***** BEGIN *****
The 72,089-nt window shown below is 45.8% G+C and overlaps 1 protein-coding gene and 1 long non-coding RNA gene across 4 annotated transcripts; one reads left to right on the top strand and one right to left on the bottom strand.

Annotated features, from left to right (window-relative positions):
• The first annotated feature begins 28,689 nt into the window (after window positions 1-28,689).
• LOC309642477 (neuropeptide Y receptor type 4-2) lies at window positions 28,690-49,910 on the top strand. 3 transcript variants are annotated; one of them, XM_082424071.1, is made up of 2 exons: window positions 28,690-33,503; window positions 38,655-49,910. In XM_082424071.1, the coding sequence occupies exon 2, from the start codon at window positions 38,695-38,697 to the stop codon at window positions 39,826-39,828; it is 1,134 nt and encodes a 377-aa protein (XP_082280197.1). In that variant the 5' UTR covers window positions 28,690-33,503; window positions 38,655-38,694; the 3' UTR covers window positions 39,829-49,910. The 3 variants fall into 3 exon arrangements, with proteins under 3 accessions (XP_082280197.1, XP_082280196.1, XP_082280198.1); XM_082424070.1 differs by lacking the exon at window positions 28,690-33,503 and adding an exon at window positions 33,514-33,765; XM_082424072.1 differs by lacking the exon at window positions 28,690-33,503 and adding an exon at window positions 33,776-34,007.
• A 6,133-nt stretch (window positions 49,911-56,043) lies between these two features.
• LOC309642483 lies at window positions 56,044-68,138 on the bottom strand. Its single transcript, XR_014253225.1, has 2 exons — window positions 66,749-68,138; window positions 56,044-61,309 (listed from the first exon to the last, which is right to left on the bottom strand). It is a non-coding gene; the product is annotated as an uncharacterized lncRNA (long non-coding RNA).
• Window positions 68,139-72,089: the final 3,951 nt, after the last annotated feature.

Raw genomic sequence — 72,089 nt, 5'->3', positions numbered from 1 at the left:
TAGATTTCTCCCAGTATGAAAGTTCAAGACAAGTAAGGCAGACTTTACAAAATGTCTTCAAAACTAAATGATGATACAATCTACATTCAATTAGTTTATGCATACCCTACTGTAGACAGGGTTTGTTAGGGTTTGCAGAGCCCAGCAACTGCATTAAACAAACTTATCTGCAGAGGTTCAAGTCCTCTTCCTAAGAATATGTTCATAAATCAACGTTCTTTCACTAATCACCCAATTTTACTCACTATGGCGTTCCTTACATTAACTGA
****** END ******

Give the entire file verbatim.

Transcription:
The 72,089-nt window shown below is 45.8% G+C and overlaps 1 protein-coding gene and 1 long non-coding RNA gene across 4 annotated transcripts; one reads left to right on the top strand and one right to left on the bottom strand.

Annotated features, from left to right (window-relative positions):
• The first annotated feature begins 28,689 nt into the window (after window positions 1-28,689).
• LOC309642477 (neuropeptide Y receptor type 4-2) lies at window positions 28,690-49,910 on the top strand. 3 transcript variants are annotated; one of them, XM_082424071.1, is made up of 2 exons: window positions 28,690-33,503; window positions 38,655-49,910. In XM_082424071.1, the coding sequence occupies exon 2, from the start codon at window positions 38,695-38,697 to the stop codon at window positions 39,826-39,828; it is 1,134 nt and encodes a 377-aa protein (XP_082280197.1). In that variant the 5' UTR covers window positions 28,690-33,503; window positions 38,655-38,694; the 3' UTR covers window positions 39,829-49,910. The 3 variants fall into 3 exon arrangements, with proteins under 3 accessions (XP_082280197.1, XP_082280196.1, XP_082280198.1); XM_082424070.1 differs by lacking the exon at window positions 28,690-33,503 and adding an exon at window positions 33,514-33,765; XM_082424072.1 differs by lacking the exon at window positions 28,690-33,503 and adding an exon at window positions 33,776-34,007.
• A 6,133-nt stretch (window positions 49,911-56,043) lies between these two features.
• LOC309642483 lies at window positions 56,044-68,138 on the bottom strand. Its single transcript, XR_014253225.1, has 2 exons — window positions 66,749-68,138; window positions 56,044-61,309 (listed from the first exon to the last, which is right to left on the bottom strand). It is a non-coding gene; the product is annotated as an uncharacterized lncRNA (long non-coding RNA).
• Window positions 68,139-72,089: the final 3,951 nt, after the last annotated feature.

Raw genomic sequence — 72,089 nt, 5'->3', positions numbered from 1 at the left:
TAGATTTCTCCCAGTATGAAAGTTCAAGACAAGTAAGGCAGACTTTACAAAATGTCTTCAAAACTAAATGATGATACAATCTACATTCAATTAGTTTATGCATACCCTACTGTAGACAGGGTTTGTTAGGGTTTGCAGAGCCCAGCAACTGCATTAAACAAACTTATCTGCAGAGGTTCAAGTCCTCTTCCTAAGAATATGTTCATAAATCAACGTTCTTTCACTAATCACCCAATTTTACTCACTATGGCGTTCCTTACATTAACTGA